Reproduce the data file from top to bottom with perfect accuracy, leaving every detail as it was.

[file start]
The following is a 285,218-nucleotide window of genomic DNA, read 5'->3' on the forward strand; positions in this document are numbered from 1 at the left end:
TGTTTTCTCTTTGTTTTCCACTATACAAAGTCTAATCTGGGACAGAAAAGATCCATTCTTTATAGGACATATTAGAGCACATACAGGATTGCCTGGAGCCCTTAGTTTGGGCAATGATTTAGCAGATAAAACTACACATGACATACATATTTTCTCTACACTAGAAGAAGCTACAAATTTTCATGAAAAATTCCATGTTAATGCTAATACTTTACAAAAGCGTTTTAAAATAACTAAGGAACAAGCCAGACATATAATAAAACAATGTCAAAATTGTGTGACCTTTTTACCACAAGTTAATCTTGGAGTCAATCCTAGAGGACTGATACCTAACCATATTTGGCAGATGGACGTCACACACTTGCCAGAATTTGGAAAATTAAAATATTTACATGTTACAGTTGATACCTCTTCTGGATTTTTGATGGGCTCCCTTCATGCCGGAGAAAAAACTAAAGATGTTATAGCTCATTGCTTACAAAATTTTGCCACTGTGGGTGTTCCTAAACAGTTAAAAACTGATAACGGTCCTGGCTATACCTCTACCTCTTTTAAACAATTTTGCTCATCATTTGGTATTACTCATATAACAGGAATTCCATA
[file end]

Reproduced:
The following is a 285,218-nucleotide window of genomic DNA, read 5'->3' on the forward strand; positions in this document are numbered from 1 at the left end:
TGTTTTCTCTTTGTTTTCCACTATACAAAGTCTAATCTGGGACAGAAAAGATCCATTCTTTATAGGACATATTAGAGCACATACAGGATTGCCTGGAGCCCTTAGTTTGGGCAATGATTTAGCAGATAAAACTACACATGACATACATATTTTCTCTACACTAGAAGAAGCTACAAATTTTCATGAAAAATTCCATGTTAATGCTAATACTTTACAAAAGCGTTTTAAAATAACTAAGGAACAAGCCAGACATATAATAAAACAATGTCAAAATTGTGTGACCTTTTTACCACAAGTTAATCTTGGAGTCAATCCTAGAGGACTGATACCTAACCATATTTGGCAGATGGACGTCACACACTTGCCAGAATTTGGAAAATTAAAATATTTACATGTTACAGTTGATACCTCTTCTGGATTTTTGATGGGCTCCCTTCATGCCGGAGAAAAAACTAAAGATGTTATAGCTCATTGCTTACAAAATTTTGCCACTGTGGGTGTTCCTAAACAGTTAAAAACTGATAACGGTCCTGGCTATACCTCTACCTCTTTTAAACAATTTTGCTCATCATTTGGTATTACTCATATAACAGGAATTCCATA